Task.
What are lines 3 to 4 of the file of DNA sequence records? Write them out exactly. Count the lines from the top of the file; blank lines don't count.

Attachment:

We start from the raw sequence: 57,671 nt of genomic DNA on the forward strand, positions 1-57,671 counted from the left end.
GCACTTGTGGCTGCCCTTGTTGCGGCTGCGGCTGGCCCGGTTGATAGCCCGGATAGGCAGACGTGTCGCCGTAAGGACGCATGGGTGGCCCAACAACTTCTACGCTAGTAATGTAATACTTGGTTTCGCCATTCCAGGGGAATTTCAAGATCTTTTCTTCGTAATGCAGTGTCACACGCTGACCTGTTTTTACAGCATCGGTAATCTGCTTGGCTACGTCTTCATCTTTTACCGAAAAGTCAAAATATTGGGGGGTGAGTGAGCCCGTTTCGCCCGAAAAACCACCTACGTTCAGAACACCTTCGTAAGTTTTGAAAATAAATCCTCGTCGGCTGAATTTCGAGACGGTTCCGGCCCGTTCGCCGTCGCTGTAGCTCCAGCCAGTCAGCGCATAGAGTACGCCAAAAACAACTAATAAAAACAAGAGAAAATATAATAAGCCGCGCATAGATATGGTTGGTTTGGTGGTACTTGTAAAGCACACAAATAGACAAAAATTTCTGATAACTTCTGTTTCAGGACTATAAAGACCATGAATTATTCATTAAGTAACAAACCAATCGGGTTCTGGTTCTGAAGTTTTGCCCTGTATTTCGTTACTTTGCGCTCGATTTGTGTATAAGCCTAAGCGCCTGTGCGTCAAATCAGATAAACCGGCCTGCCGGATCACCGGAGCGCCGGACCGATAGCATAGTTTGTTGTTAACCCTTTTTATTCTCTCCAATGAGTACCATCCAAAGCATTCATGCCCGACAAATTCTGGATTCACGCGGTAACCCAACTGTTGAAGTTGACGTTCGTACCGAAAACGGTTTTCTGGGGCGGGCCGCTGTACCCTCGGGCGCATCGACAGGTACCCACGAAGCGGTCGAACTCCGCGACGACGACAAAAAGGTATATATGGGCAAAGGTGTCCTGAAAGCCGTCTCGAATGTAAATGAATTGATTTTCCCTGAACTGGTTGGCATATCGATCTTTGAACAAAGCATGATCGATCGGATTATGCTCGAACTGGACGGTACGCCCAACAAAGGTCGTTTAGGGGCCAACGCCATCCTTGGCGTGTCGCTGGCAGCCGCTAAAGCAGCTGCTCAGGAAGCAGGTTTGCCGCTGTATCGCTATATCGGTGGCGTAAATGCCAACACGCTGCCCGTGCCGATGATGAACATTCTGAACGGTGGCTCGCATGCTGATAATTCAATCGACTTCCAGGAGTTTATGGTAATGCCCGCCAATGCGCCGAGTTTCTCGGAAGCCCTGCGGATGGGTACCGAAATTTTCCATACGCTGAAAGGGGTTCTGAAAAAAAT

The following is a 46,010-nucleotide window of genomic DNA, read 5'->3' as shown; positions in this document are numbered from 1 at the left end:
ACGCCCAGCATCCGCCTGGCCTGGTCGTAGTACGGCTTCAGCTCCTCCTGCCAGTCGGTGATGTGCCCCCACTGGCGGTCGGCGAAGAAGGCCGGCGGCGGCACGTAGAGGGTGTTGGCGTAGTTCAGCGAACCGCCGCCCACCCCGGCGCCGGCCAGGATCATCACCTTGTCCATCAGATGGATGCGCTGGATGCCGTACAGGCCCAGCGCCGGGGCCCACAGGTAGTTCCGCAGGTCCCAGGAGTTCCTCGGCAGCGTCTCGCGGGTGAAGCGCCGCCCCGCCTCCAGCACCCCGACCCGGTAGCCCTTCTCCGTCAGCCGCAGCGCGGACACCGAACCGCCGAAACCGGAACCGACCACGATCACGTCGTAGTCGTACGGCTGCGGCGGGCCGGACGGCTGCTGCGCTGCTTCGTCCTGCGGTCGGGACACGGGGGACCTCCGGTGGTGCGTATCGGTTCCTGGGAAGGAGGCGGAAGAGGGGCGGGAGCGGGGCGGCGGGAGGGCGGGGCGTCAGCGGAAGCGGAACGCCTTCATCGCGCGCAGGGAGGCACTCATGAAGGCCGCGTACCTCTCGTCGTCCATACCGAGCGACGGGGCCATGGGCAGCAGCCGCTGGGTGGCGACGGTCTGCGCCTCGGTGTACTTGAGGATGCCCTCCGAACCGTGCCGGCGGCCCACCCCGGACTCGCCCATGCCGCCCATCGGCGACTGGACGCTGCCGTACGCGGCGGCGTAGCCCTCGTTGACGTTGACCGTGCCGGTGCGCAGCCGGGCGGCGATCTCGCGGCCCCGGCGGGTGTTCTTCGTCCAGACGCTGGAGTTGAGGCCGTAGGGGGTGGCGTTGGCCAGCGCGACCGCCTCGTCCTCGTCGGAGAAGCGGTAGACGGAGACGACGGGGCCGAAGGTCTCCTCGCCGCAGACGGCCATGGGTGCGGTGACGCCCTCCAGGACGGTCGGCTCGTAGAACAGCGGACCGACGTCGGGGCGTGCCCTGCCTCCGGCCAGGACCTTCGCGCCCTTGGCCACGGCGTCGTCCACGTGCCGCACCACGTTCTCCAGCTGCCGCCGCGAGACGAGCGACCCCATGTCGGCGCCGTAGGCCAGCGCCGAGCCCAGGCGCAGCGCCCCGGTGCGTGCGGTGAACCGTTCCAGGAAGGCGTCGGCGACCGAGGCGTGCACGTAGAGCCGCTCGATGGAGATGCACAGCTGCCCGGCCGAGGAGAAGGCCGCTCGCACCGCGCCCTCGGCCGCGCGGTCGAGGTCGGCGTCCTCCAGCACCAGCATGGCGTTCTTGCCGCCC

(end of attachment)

The following is a 46,010-nucleotide window of genomic DNA, read 5'->3' as shown; positions in this document are numbered from 1 at the left end:
ACGCCCAGCATCCGCCTGGCCTGGTCGTAGTACGGCTTCAGCTCCTCCTGCCAGTCGGTGATGTGCCCCCACTGGCGGTCGGCGAAGAAGGCCGGCGGCGGCACGTAGAGGGTGTTGGCGTAGTTCAGCGAACCGCCGCCCACCCCGGCGCCGGCCAGGATCATCACCTTGTCCATCAGATGGATGCGCTGGATGCCGTACAGGCCCAGCGCCGGGGCCCACAGGTAGTTCCGCAGGTCCCAGGAGTTCCTCGGCAGCGTCTCGCGGGTGAAGCGCCGCCCCGCCTCCAGCACCCCGACCCGGTAGCCCTTCTCCGTCAGCCGCAGCGCGGACACCGAACCGCCGAAACCGGAACCGACCACGATCACGTCGTAGTCGTACGGCTGCGGCGGGCCGGACGGCTGCTGCGCTGCTTCGTCCTGCGGTCGGGACACGGGGGACCTCCGGTGGTGCGTATCGGTTCCTGGGAAGGAGGCGGAAGAGGGGCGGGAGCGGGGCGGCGGGAGGGCGGGGCGTCAGCGGAAGCGGAACGCCTTCATCGCGCGCAGGGAGGCACTCATGAAGGCCGCGTACCTCTCGTCGTCCATACCGAGCGACGGGGCCATGGGCAGCAGCCGCTGGGTGGCGACGGTCTGCGCCTCGGTGTACTTGAGGATGCCCTCCGAACCGTGCCGGCGGCCCACCCCGGACTCGCCCATGCCGCCCATCGGCGACTGGACGCTGCCGTACGCGGCGGCGTAGCCCTCGTTGACGTTGACCGTGCCGGTGCGCAGCCGGGCGGCGATCTCGCGGCCCCGGCGGGTGTTCTTCGTCCAGACGCTGGAGTTGAGGCCGTAGGGGGTGGCGTTGGCCAGCGCGACCGCCTCGTCCTCGTCGGAGAAGCGGTAGACGGAGACGACGGGGCCGAAGGTCTCCTCGCCGCAGACGGCCATGGGTGCGGTGACGCCCTCCAGGACGGTCGGCTCGTAGAACAGCGGACCGACGTCGGGGCGTGCCCTGCCTCCGGCCAGGACCTTCGCGCCCTTGGCCACGGCGTCGTCCACGTGCCGCACCACGTTCTCCAGCTGCCGCCGCGAGACGAGCGACCCCATGTCGGCGCCGTAGGCCAGCGCCGAGCCCAGGCGCAGCGCCCCGGTGCGTGCGGTGAACCGTTCCAGGAAGGCGTCGGCGACCGAGGCGTGCACGTAGAGCCGCTCGATGGAGATGCACAGCTGCCCGGCCGAGGAGAAGGCCGCTCGCACCGCGCCCTCGGCCGCGCGGTCGAGGTCGGCGTCCTCCAGCACCAGCATGGCGTTCTTGCCGCCC